Oyster pan roast
The oyster pan roast is perhaps the most historic New York City dish there is—and yet there is just one reliable place to try it.
Don’t be fooled by the archaic nomenclature: There’s nothing “pan roast” about this century-old NYC dish. It’s actually more a delectably rich soup, in which plump oysters and a soaked slice of toast float in a simple concoction of butter, cream, Worcestershire sauce, paprika, celery salt, and tomato-chile sauce. Tucking into a hot bowl of this velvety richness calls to mind a simpler time in Manhattan, when indigenous oysters were still plentiful and “uni” wasn’t yet a part of our collective seafood vocabulary.
According to William Grimes in Appetite City: A Culinary History of New York, during the first half of the 19th century the city's culinary culture revolved around the "perfect" plump New York oyster, plucked from New York Harbor, the Raritan River (in New Jersey), and the Long Island Sound. Raw oysters, roasted oysters, pickled oysters, fried oysters, oyster stews, oyster-stuffed turkeys—New Yorkers had at least 20 different ways of preparing their oysters. Six-cent “all you can eat” oyster bars lined Canal Street, and oyster carts, rather than hot dog stands, crowded the sidewalks.They were the great leveler of society, popular (and cheap enough) to appeal to the street urchins and luxury diners alike.
"Oysters, as everyone knew, were to New York what the lobster was to Boston and the crab to Baltimore—the local food par excellence," writes Grimes. It used to be that (the original) Fulton Market was the center of oyster activity. Now you must go to Grand Central for the closest (and only) approximation to the oyster cellars of yore.
Where: Oyster pan roasts, and countless other oyster dishes, have been served at Grand Central Terminal’s venerable Oyster Bar & Restaurant (89 E. 42nd St. nr. Park Ave., lower terminal, map) since 1913, when the landmark building opened. (In 1999, this spot won the James Beard America’s Classics award, which honors beloved locally-owned establishments serving quality food.) History aside, even the physical making of this dish is entwined with the building, as it harnesses the steam power that emanates from the station’s bowels: As our unionized waiter explained, the cooks use original steam-jacket kettles to heat the ingredients, which ensures that the temperature never rises above 250 degrees and the cream never curdles. If you sit at the main oyster bar, you can watch both the shuckers in action and the pan roasts being prepared.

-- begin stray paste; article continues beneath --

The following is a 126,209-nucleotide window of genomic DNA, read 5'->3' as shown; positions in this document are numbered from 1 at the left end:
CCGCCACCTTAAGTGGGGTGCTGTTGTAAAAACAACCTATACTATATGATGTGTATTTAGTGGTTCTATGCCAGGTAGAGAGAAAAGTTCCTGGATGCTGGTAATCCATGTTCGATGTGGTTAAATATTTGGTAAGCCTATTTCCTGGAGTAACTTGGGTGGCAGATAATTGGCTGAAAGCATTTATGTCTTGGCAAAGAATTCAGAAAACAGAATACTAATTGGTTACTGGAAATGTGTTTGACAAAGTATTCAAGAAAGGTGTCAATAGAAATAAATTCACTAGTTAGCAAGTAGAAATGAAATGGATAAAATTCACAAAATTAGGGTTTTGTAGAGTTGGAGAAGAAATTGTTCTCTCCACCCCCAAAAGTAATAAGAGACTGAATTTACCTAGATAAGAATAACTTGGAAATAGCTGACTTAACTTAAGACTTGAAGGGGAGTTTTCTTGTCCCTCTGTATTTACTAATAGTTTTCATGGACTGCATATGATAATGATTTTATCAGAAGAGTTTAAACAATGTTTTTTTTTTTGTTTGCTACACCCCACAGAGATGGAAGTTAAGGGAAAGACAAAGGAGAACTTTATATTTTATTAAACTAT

Good to know: In 1880, the city’s oyster beds still produced 700 million oysters a year. With industrialization, however, came pollution, and oystering was officially banned here in 1916, when bivalves were thought to be tied to typhoid fever. Though the Oyster Bar opened three years prior, it never sold NYC oysters. Long Island Blue Points are among the few local oysters of that time that still remain today.
When: Mon-Fri, 11:30am-9:30pm
Order: The oyster pan roast ($16.45), which comes with eight Blue Point oysters, a triangle of toast, and a whole lotta soup. (Note that the “oyster stew,” 50 cents cheaper, is nearly the same thing as the pan roast minus the slight spice from the chile sauce.) You can also swap out the oysters for clams, shrimp, or scallops in the stew and pan roast if you're not an oyster fan.
Start off with a dozen oysters from the raw bar; there’s always a large selection available from both coasts, including some from Long Island and Connecticut—which is as locavore as New York can get these days when it comes to oysters. Or try the fried oysters and Manhattan clam chowder. For dessert? It's gotta be the homemade New York cheesecake.
Alternatively: There’s not really an alternative to the quintessential oyster pan roast experience—you kind of need to be here in this historic, sprawling, cafeteria-like space, underground beneath the illuminated tile arches. Let us know in the comments if you find another one!